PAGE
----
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The Road To Hell Is Paved With Great Conducting

New York
Isaac Stern Auditorium, Carnegie Hall
05/01/2009 -  & April 29, May 2 (Philadelphia)
Hector Berlioz: La Damnation de Faust, op. 24

Magdalena Kozená (Marguerite), Gregory Kunde (Faust), Thomas Quasthoff (Mephistopheles), Eric Owens (Brander)
The Philadelphia Singers Chorale, David Heyes (director), The Philadelphia Orchestra, Simon Rattle (conductor)

Simon Rattle (© Chris Lee)

After the first five minutes of Sir Simon Rattle’s exciting performance of Berlioz’ “dramatic legend”, it became obvious why the Metropolitan Opera’s staged version was so disappointing. Berlioz used music for painting, for scenic design, using music not to accentuate drama but as drama itself. Logic would preclude a composer who wrote about Faust going to Hungary, just because Berlioz wanted to write a Hungarian march. But logic is always trumped by his art. Stage managers and scenic designers may try their best, but they are almost literally gilding the lily.

In other words, Hector Berlioz knew exactly what he was doing. His stamping of wild horses dragging Faust to hell is in all in the orchestra: no shadow puppets of stallions can do the trick. When Faust sings of nature, the lower strings sweep up cascades and gorges, the vision of waves crashing on forlorn sands and thunder in remote forests. Visual artists can only scratch on the surface.

Which brings us to Sir Simon Rattle and the Philadelphia Orchestra. The heritage of Leopold Stokowski is still with the Philadelphia, for their solo instruments gleam with color oboist Richard Woodhams was the impeccable partner in “The King of Thule”, the brass offstage and on gave mighty military tattoos and demonic fanfares.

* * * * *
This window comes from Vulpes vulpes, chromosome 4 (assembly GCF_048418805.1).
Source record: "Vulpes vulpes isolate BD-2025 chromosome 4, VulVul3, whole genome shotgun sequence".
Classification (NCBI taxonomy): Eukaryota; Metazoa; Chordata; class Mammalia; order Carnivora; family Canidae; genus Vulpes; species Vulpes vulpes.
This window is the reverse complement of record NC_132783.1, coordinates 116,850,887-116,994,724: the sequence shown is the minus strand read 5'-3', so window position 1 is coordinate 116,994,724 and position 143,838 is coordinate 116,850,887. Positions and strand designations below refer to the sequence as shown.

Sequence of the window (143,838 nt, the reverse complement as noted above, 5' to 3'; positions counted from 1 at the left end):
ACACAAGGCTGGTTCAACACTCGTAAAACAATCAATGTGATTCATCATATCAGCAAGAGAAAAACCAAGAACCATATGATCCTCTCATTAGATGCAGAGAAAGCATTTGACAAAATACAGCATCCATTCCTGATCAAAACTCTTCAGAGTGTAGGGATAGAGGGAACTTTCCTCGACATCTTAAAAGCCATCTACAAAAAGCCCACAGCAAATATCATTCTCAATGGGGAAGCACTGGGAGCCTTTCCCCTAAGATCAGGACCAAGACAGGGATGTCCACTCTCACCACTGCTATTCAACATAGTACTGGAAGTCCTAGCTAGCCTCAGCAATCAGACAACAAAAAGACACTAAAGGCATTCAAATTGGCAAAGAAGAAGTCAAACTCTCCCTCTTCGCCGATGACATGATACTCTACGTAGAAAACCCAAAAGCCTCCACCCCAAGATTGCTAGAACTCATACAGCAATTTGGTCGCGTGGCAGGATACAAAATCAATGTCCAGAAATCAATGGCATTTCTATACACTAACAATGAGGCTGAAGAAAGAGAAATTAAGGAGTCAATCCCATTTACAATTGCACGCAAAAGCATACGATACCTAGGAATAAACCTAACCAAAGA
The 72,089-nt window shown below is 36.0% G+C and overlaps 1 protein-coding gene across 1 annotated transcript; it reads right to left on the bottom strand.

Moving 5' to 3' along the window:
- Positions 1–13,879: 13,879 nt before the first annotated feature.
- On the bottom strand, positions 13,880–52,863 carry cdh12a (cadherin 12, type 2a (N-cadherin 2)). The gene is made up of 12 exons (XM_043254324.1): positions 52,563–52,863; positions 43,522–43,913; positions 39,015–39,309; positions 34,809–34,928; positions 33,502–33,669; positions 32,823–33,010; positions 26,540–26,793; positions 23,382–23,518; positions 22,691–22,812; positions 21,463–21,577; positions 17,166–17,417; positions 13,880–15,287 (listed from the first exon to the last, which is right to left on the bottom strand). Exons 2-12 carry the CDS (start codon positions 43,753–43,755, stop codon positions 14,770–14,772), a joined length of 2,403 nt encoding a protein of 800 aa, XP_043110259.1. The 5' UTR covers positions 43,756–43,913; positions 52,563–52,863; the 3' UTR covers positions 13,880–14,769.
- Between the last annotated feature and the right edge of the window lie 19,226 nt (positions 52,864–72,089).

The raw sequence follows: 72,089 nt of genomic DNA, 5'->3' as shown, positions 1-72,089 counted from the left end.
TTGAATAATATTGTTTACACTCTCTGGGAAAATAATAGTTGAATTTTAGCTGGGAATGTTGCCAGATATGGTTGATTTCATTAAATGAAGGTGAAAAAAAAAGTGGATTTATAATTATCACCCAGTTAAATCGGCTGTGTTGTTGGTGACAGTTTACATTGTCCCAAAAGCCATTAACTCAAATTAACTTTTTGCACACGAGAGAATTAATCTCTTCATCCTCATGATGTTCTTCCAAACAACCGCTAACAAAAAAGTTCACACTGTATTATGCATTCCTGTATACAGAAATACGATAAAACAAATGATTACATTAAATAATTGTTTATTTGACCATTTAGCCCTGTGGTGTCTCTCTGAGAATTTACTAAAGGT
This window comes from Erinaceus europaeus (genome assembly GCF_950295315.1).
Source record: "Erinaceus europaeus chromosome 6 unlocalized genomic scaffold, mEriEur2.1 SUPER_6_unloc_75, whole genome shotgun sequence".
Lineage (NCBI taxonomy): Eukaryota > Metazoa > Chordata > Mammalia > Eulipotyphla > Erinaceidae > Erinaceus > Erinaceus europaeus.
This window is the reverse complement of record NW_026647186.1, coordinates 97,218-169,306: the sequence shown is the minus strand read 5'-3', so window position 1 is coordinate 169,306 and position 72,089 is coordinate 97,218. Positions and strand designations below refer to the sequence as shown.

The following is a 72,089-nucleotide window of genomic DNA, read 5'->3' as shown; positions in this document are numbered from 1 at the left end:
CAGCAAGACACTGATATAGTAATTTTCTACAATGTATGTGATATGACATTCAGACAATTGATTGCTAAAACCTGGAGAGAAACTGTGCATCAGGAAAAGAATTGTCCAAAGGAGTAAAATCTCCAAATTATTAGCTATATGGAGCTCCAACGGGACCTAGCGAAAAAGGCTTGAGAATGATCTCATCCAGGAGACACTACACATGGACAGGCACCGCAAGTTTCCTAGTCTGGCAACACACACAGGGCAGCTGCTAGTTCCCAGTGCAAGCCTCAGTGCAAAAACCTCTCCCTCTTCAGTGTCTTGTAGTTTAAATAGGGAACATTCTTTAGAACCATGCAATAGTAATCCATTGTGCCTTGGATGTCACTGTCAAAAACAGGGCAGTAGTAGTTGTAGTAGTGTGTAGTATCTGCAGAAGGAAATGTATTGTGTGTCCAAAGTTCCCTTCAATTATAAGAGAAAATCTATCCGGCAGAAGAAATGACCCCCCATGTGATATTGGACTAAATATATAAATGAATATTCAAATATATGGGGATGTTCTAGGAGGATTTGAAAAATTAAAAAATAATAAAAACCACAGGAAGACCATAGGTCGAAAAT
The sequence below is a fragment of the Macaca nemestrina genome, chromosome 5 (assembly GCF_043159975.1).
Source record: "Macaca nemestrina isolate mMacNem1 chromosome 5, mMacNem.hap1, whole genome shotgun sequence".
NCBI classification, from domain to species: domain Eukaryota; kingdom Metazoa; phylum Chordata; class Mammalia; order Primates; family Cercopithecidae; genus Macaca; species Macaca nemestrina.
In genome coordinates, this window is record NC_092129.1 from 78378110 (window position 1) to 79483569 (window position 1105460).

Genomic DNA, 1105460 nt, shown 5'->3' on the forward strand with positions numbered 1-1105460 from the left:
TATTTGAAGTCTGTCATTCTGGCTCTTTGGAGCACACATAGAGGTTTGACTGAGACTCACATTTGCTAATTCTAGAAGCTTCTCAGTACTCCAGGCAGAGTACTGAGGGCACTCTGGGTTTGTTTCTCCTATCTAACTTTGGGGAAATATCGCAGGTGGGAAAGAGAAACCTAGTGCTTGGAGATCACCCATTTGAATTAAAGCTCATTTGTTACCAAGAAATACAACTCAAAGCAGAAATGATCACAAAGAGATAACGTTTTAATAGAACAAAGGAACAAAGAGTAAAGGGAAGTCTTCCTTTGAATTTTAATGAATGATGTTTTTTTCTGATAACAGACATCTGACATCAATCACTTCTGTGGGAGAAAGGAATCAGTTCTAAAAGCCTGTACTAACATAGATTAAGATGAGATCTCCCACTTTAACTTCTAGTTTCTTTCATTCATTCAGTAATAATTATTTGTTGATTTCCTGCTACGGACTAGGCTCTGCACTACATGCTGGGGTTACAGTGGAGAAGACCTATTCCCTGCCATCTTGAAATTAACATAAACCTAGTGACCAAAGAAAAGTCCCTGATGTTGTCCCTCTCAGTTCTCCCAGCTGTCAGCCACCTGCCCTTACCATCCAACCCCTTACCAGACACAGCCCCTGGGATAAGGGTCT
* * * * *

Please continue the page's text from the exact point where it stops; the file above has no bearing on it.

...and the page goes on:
Equal credit to the Philadelphia Singers Chorale, velvety soft or sarcastic and giving out the most fearful Beelzebubbish imprecations in an apocalyptic finale which embraces hell and heaven. (Frankly, if I am going to hell, it would be a pleasure to have this kind of music serenading me as I go to the fiery depths.)

But it was Sir Simon Rattle who held this together. I have heard more fervent Damnations, more frenetic playing. But Sir Simon realizes that this is, above all, a drama by Goethe which inspired Schumann, Gounod, Busoni and Boito. Thus, his tempos were never weak (save in one aria by Marguerite), but he held the reins tightly. We were never propelled into these scenes through sheer velocity, because Sir Simon must have realized that this work has some of the loveliest tunes in or out of opera, and he wanted us to appreciate them for their sensitivity as well as their dramatic import. That would be obvious in the orchestral sections, but Faust’s own long passages were conducted so we could hear just how lovely they were.

With one excusable exception, the soloists worked into their parts well. into the drama, though this wasn’t immediately apparent. Gregory Kunde initially was fighting his way to those topmost notes. He succeeded, but it was a reach. By the third part, he was as smooth as possible. Thomas Quastoff isn’t a natural French singer, and didn’t quite gain the satanic malevolence needed at the end. But so beautiful is his effortless baritone voice that one could easily overlook this. Frankly, though, I would have preferred Eric Owens, in hiss one tavern scene aria to play the devil. This is a bass-baritone rich in tone, easy, comical, and one could imagine him scaring the daylights out of that ending.

I am certain that Magdalena Kozená would do a good job as Marguerite, but she was recovering from a cold, and her long aria, “Le Roi de Thulé” was a series of notes, sung on pitch. The grace, the line, the feminine mystique was missing. Nor did the later duet with Faust reveal anything but dispassionate lady dealing with an eternally passionate situation.

This was the only flaw, though, for Sir Simon Rattle obviously loves this orchestra as well as the music. And yes, the next ten days at Carnegie Hall will be celebrated by other great orchestra and the complete Mahler symphonies. But neither Berlioz nor Sir Simon Rattle need not stand in any shadows. Their own Damnation was damned gorgeous.

Harry Rolnick



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